The hike takes you through fantastic mountains with lots of lush greenery. You will pass a beautiful canyon called Djúpagil, where Djúpagilfoss cascades. And don’t forget about all the geothermal attractions. We guess that it doesn’t happen that often that you can observe the inner life of Earth so close. At times really close – just before you reach your destination, you will have to walk through dense steam. That’s an interesting experience!

Reykjadalur hot springs hike

Reykjadalur hike

Another boling mud.

Reykjadalur hot river Iceland hike

We were lucky with the weather this day. It was sunny and very warm.

A divine bath in Reykjadalur valley

When we got to Reykjadalur hot springs, we were fascinated with the beauty of the valley, but at the same time, the whole place appeared a little too crowded. It looked like a waterpark or a family festival with lots of running children, barbecue and so on. We prefer to experience nature on our own. That’s why we love Iceland so much – there are still so many wild places. This one is not one of them, but if you change your attitude and accept it, you can still really enjoy this place, a lot. Just treat it more like a visit to Icelandic swimming pool, a one of a kind, natural swimming pool, we have to admit.

Even though there were lots of people, we didn’t have any problems with finding a secluded part of the river, where we were almost alone. It’s not just a couple of meters, where you can bathe. There are around 200 m of the hot river, so there is space for everyone. Even when there are more than one hundred cars parked at the starting point.

The water was so pleasant and the whole experience so relaxing, that we spent more than an hour lying in the river and observing the sunset. The valley looked gorgeous in this warm evening light.

The river isn’t very deep – max 50 cm at some parts, usually less – around 30 cm. The farther up the valley you go, the warmer the water. We ended up in a spot, where the water had around 34 °C. In its upper part, it can have more than 40, which is way too much for us.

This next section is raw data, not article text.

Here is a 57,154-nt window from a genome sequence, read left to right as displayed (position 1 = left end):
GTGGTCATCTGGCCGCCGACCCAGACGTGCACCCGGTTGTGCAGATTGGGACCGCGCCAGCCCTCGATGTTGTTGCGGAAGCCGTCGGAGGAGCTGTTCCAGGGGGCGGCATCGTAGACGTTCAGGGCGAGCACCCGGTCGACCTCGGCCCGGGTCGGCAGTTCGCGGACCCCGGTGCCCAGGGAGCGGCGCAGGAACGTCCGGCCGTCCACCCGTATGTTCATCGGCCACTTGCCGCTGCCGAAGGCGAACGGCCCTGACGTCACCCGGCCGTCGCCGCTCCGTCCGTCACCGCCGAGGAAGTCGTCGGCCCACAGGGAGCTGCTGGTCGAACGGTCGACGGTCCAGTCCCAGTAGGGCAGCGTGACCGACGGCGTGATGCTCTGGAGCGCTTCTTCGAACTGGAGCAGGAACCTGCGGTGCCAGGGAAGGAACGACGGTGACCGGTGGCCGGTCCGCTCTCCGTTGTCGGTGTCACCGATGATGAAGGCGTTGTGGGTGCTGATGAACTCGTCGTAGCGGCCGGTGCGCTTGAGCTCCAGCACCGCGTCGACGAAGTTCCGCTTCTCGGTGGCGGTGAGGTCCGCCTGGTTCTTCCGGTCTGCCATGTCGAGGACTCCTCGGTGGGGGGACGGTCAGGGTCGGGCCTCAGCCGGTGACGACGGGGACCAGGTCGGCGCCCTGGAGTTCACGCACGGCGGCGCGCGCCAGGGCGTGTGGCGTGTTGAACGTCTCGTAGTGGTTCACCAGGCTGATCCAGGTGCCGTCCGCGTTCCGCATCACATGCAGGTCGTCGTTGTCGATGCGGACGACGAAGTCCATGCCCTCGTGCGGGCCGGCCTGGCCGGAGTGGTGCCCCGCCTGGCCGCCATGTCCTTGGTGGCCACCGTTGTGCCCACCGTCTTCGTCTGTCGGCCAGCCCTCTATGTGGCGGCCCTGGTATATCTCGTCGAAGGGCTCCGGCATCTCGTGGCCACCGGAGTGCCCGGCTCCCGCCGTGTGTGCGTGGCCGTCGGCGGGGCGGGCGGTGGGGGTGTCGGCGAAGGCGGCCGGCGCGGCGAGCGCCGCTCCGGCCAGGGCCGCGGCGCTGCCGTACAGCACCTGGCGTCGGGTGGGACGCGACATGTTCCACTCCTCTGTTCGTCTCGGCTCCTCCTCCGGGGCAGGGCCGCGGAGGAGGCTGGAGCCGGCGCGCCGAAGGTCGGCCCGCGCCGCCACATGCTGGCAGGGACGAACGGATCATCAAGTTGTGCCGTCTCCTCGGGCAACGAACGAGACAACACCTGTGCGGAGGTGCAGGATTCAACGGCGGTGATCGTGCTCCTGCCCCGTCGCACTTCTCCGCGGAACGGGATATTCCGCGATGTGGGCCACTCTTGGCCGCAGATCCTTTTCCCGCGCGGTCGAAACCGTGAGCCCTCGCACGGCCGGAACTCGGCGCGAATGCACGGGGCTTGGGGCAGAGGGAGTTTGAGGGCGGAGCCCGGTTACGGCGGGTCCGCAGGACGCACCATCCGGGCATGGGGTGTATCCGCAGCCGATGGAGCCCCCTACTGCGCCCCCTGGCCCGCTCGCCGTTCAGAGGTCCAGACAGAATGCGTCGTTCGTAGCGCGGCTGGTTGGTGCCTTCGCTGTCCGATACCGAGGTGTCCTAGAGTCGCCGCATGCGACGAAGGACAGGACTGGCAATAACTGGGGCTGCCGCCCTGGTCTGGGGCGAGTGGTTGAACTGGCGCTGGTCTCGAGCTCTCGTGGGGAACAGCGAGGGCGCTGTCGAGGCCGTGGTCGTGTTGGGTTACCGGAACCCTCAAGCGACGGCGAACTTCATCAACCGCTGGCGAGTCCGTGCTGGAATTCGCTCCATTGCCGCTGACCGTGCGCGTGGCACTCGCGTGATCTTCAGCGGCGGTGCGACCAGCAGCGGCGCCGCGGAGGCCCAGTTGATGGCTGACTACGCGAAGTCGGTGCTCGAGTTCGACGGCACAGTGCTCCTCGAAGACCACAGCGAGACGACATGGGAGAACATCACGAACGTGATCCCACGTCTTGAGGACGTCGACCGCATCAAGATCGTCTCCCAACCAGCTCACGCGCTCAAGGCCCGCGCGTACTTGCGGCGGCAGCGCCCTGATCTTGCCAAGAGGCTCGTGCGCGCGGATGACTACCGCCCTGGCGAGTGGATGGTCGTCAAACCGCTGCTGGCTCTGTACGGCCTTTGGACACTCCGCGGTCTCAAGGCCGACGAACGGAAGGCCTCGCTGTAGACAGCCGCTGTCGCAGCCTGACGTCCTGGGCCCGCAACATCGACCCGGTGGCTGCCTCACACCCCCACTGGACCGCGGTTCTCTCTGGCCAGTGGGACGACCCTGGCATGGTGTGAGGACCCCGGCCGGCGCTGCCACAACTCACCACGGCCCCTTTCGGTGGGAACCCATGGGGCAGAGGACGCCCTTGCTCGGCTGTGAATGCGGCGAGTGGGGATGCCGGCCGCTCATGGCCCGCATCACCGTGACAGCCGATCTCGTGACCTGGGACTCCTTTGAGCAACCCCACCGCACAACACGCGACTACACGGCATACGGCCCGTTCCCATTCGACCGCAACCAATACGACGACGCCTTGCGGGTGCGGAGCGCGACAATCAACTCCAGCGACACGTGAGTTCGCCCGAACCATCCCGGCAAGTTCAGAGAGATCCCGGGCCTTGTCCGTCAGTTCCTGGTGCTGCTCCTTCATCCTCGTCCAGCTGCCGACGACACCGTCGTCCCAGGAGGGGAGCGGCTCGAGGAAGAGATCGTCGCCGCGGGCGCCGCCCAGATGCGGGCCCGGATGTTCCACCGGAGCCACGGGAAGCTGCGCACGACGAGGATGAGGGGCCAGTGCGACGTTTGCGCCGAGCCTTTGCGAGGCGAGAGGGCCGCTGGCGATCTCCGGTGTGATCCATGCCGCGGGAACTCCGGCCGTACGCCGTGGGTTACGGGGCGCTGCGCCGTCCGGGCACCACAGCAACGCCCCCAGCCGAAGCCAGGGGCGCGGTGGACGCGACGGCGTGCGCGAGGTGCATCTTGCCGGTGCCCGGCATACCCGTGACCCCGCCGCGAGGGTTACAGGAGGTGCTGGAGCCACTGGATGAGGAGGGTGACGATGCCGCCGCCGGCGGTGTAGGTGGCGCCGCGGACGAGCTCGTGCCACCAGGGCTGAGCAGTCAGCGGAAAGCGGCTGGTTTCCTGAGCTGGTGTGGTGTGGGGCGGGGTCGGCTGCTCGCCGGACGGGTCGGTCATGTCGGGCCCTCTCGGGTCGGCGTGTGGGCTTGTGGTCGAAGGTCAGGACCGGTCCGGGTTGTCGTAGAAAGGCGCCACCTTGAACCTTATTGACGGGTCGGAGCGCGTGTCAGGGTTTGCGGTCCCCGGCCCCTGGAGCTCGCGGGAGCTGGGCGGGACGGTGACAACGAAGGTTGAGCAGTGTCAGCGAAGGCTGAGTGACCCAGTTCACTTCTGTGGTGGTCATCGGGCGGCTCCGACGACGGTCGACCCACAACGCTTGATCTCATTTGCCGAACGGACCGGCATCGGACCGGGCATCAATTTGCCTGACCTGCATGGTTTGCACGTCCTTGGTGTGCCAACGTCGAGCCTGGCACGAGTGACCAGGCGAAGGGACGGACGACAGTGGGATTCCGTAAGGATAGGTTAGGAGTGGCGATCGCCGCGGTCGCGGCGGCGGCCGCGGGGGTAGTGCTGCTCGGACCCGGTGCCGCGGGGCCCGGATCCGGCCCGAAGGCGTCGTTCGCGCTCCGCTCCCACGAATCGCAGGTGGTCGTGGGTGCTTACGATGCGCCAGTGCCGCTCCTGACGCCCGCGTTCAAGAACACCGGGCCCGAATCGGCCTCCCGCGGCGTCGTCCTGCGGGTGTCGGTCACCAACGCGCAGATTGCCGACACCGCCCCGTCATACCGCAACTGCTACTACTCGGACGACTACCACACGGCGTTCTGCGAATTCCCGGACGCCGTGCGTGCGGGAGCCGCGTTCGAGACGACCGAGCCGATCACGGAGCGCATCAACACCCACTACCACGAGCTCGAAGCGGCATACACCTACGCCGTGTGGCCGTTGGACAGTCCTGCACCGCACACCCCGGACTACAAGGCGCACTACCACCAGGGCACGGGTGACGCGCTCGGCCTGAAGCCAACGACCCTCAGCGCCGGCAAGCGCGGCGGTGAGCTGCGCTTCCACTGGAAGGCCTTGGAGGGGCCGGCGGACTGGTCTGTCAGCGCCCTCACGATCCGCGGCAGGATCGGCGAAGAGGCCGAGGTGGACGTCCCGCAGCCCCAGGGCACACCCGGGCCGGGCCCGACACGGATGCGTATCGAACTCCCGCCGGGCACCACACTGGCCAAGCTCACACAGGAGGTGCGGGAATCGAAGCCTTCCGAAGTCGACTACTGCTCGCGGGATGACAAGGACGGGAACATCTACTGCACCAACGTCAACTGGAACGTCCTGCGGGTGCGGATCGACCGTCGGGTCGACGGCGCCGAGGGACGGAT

Recently wooden pathways have been built along the bank of the river. Some people are complaining that this convenience has destroyed the whole naturalness of this place. We agree that it would look much better without the pathways, but in fact, they were built to protect the vulnerable nature. There are so many people, who want to relax in the river. Without any protection, this area would be devastated pretty soon.

Put the bath in Reykadalur hot springs on your bucket list – you won’t regret it. Highly recommended!

Hveragerdi Reykjadalur hot springs near Reykjavik

Relaxing, isn’t it? We had no difficulties with finding an almost private part of the river.

Reykjadalur valley hot springs

Some people were working on a perfect selfie in the river 😉

Reykjadalur hot river Iceland

Reykjadalur hot springs near Reykjavik

Recently wooden pathways have been built along the bank of the river.

Reykjadalur travel tips:

  • Trip duration: The trip to Reykjadalur valley is a perfect one day trip from Reykjavik. You need at least 4-5 hours, assuming that you want to stay for around one hour by the river. And if you aren’t staying in Reykjavik, but travelling around Iceland, you won’t have to drive far to get to Reykjadalur. It’s located just a few kilometres from the Ring Road. You will need at least two hours and a half for this stop. We suggest planning around 3-4 hours in your itinerary in order to fully enjoy this place.

  • Clothes: As we said, the hike isn’t very difficult, but you will need hiking shoes. Remember to take something warm and waterproof even if the weather is great because it can change very quickly. Of course, you can’t forget about swimming suit and towels.

  • Food: Make sure to bring some snacks and something to drink. Bathing in Reykadalur is so addictive that it’s hard to jump out and you can get hungry. You can get some snacks at the Dalakaffi café situated next to the parking area. And of course in Hveragerdi, where you can find Bonus grocery store and a bakery.

  • Kids: If you would like to visit Reykjadalur with kids, they will love it. The hike is not very demanding, with kids it would take just a little more time. On the way, we saw many people with kids and they looked very happy and excited.

  • Changing rooms: It’s still quite a wild place, even though there are some wooden pathways. There are no changing rooms, but there are a few of wooden screens.

  • Toilets: There are no toilets in the valley. If you need to use the toilet, stop by Bonus store in Hveragerdi or use the toilets in the café, which you can find at the starting point of the trail.

  • Bath in the winter: The trail isn’t difficult, but you should know that winter can change it into something much more demanding. Moody Icelandic weather can be very tricky for travellers. If you’re planning to visit Reykjadalur in this season be prepared very well. The trail can be very slippery or completely covered in deep snow. Apart from that, the water in the river isn’t as warm as in the summer.

  • Price: You don’t have to pay an entry fee, it’s a totally free fun and open 24 hours a day, seven days a week 🙂

Hveragerdi Reykjadalur hot river

It can get crowded in Reykjadalur hot springs, but there is space for everyone.

Reykjadalur hot springs Iceland